A lot is written about coal and how it is a huge global pollutant but at the same time gas has come under scrutiny with respect to emissions and leakage. What can the industry do to reduce its environmental footprint?

Gas of course emits in the order of half of the carbon emissions of coal but a great deal can be done to demonstrate that gas can be even cleaner.   So much can be achieved through technology and improved utilisation of gas.  For example, carbon capture, utilisation and storage (CCUS) is gaining momentum to meet stringent climate change goals and secure energy supplies for the future. DNV GL has conducted a great deal of research in this area including very recently the oil and gas industry’s largest ever controlled release of carbon dioxide from an underwater pipeline to assess the implications associated with the development of CO2 pipelines.  We also believe there is great potential to capture small volumes of gas from flaring and venting operations and convert it into a valuable energy supply source or alternative products.  Again, this is an area where we have conducted a great deal of research.  A number of operators globally are making great improvements in managing process upsets and through improved maintenance procedures to reduce the amount of flaring at their operations. 

There is the then the sometimes lesser known or hidden problem of leakage.  This is where accurate metering and measurement of gas through the value chain should play a significant part as this of course effectively represents a monetary loss.  There is also software technology to measure and alert operators to leakage of gas from pipelines for example.  We have seen this successfully deployed by a number of our customers internationally. 

We have world leaders committing to climate change, we read about new regional policies like in the EU, we have initiatives like zero flaring from the world bank but in the face of the economic situation will we be able to see a balance between environmental protection and economic growth?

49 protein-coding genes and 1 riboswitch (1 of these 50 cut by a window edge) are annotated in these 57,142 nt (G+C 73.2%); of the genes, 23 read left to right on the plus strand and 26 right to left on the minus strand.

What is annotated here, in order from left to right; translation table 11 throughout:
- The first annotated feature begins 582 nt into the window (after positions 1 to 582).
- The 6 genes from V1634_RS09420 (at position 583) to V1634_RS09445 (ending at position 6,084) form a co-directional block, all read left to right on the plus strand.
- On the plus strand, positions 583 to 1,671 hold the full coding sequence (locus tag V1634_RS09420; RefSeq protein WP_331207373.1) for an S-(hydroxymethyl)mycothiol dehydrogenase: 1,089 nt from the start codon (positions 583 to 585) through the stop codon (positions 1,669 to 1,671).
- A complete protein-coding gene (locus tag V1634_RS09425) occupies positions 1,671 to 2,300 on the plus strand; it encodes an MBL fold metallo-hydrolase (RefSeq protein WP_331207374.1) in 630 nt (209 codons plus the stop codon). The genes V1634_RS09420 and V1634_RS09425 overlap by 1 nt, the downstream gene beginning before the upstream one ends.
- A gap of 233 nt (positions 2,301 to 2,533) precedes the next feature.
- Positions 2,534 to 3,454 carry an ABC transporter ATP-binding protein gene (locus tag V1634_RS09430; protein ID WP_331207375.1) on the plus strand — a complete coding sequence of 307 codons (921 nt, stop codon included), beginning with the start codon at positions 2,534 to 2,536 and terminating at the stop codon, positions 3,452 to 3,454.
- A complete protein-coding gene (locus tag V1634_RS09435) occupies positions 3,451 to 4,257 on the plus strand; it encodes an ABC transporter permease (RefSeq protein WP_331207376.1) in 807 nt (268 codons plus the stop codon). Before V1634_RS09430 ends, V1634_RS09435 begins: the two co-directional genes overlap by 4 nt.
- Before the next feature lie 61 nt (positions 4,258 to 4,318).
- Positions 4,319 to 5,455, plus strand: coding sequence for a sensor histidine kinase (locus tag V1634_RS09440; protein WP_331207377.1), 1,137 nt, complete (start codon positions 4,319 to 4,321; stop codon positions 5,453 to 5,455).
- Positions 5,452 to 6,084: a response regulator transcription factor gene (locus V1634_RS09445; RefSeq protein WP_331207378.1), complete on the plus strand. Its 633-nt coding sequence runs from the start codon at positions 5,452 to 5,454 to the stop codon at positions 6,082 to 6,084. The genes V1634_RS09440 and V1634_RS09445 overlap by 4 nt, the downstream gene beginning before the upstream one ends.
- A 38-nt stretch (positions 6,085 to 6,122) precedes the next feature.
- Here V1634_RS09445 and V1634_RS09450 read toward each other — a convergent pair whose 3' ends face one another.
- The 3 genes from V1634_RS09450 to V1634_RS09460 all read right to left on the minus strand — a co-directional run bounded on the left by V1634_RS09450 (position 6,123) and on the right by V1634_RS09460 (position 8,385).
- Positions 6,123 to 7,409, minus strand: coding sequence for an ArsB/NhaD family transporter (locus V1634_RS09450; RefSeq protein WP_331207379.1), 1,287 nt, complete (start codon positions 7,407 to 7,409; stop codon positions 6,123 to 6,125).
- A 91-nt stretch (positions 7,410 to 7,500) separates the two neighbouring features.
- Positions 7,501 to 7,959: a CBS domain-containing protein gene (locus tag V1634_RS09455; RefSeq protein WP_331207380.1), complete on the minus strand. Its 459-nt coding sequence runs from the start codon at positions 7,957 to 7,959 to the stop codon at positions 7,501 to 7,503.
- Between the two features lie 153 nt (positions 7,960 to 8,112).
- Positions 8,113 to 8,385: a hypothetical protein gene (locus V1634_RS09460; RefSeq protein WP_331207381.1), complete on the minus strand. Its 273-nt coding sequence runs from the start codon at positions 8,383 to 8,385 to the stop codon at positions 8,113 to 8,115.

Actually all of these things can align very well, it just might not seem obvious!  The industry downturn offers an opportunity for operators to think differently about the future. Environmental protection offers economic advantages that might not have been seen as a priority historically.  As discussed earlier, ensuring greater utilisation of gas through reducing losses and converting associated gas from flaring and venting will offer economic opportunities while reducing emissions.  Additionally, production efficiency is not just about optimisation of operational expenditure, which is seen as so critical in the current economic environment. It will have an impact upon the environmental performance of assets.  A more sustainable industry cannot be avoided, especially in a post COP 21 environment. Innovation will have to play a critical role here.  Assuring the same things we have always strived for as an industry, for example management of technical risks and safety, need to be done cost effectively and under a greater level of global scrutiny of the environmental impacts. This surely adds up to much greater investment in innovation if the industry is to continue to succeed!